Thursday, November 26, 2009

Joel Salatin - Man of many hyphens

The Cowichan Agriculture Association managed to lure farmer-speaker-activist Joel Salatin (he actually prefers the label Christian-Libertarian-Environmentalist-Capitalist-Farmer) to come and spend the day speaking in Duncan last rainy Saturday. The house was packed - I'd guess around 200 folk, mostly farmers, many of them young - and he put on a good show, commencing with a slideshow talk about Polyface Farm.

From this we learned about his ways with cattle bedding, which were surprisingly complex. He keeps the cattle in a shed, roofed but mostly open, and lays down whatever wood chips (=carbon!) he can get hold of. This absorbs the cowpies and urine so that conditions are reasonably sanitary (any farm that smells bad is a badly managed farm, according to Salatin). He scatters corn into the chips every so often. And keeps layering like that until winter's over, by which time the bedding could be up to four feet deep. He has devised supports to keep the cows from toppling over, and cantilevers to keep their hay at mouth-level. Once the cattle are out in the fields again, he brings in the pigs, who root for the fermented corn and in the process turn over the compost, aerating it and making it ready to spread on the fields to grow the forage for his cattle. So pigs, cattle and farmer = all happy.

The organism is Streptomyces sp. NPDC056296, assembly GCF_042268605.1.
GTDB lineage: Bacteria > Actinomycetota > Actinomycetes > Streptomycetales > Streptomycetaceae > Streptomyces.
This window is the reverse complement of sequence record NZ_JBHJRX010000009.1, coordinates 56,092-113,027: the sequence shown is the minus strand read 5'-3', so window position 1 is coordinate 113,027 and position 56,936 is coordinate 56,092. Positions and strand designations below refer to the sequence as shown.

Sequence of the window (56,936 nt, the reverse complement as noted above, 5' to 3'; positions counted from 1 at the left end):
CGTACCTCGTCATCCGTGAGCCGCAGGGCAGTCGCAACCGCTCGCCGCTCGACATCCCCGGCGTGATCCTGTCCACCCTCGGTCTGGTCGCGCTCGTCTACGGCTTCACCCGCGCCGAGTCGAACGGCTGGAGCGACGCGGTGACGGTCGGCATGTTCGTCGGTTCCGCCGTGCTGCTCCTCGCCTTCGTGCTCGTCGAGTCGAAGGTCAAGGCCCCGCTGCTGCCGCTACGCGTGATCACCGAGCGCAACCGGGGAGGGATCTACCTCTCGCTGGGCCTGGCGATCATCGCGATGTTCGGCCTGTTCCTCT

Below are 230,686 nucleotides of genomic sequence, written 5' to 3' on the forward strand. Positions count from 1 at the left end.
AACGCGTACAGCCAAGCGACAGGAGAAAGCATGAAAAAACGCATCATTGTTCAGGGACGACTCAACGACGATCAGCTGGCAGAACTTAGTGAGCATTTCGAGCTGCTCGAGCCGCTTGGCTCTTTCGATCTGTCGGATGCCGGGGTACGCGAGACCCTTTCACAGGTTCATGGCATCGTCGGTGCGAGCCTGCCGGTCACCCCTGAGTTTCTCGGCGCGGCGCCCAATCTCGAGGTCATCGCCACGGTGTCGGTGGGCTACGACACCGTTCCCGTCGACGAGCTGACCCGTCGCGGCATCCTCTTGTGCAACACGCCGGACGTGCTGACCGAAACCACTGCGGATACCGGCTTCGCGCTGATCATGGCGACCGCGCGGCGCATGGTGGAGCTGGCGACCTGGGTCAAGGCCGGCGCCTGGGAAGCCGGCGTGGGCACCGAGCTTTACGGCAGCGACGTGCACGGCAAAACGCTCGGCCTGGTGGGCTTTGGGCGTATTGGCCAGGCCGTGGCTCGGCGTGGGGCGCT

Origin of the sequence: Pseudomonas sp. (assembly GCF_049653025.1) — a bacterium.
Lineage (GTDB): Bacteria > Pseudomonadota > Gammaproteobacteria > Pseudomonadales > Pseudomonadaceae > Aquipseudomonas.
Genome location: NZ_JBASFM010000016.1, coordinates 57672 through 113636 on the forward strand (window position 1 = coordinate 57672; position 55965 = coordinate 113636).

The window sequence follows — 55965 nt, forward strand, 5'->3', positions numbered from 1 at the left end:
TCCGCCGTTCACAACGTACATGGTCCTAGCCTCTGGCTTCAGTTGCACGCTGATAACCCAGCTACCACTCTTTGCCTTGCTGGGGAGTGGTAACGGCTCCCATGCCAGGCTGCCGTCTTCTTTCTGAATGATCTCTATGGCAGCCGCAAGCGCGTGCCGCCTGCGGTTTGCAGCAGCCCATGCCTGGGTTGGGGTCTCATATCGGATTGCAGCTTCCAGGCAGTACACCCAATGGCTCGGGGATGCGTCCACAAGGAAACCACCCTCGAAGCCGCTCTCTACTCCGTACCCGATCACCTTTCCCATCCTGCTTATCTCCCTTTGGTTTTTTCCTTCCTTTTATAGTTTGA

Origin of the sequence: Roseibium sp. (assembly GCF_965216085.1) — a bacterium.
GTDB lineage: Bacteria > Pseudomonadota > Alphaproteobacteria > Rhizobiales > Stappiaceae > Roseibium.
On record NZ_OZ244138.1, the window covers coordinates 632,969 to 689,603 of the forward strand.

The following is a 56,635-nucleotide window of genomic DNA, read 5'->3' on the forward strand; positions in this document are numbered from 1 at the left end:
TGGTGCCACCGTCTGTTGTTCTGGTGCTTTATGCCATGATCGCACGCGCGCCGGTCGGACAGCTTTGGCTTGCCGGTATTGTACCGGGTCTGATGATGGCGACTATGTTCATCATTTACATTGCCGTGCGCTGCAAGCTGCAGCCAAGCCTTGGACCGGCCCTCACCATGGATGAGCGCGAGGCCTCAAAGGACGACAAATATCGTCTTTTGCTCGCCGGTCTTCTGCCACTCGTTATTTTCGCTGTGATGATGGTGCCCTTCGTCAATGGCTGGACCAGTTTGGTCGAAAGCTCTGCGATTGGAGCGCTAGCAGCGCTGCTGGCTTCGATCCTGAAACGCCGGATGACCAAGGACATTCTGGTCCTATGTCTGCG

From there we go to the fields where the pasturing is similarly well thought out and involves chickens and a lot of mobile fencing. In fact mobile equipment is big in Salatin's vision: he doesn't believe in single-purpose equipment and he really likes to be able to move his animals around the fields - and woods - so that he can manage their feeding and the fertility of his soil at the same time.

He is truly a libertarian, wanting freedom from the shackles of government regulations which, he couldn't say forcefully enough, are intended for the industrial farming practices that have crippled farmers' ability to make a living, severed the eaters from knowledge of what they eat, and poisoned our food.

He was generous with his time answering questions and sharing opinions on everything from the timing of hog slaughter to how to cook grass-fed beef to why he likes hobby farms. He recommended many books, including New Rules for the New Economy by Kevin Kelly; Guns, Germs & Steel by Jared Diamond; and City Chicks by Patricia Foreman (whose husband Andy Lee wrote Chicken Tractor). As well, of course, as his own books, most notably Everything I Want to do Is Illegal.

And he described some of the innovations he's come across - evidently a pleasing sideline for him in his extensive travels - that are helping to save "embedded heritage local food systems from the machinations of large scale industrial food systems." Some examples: The Urban Farm Store in Portland, Oregon; the New Roots Urban Farm in St Louis, Missouri; and the Local Food Hub in Charlottesville, Virginia.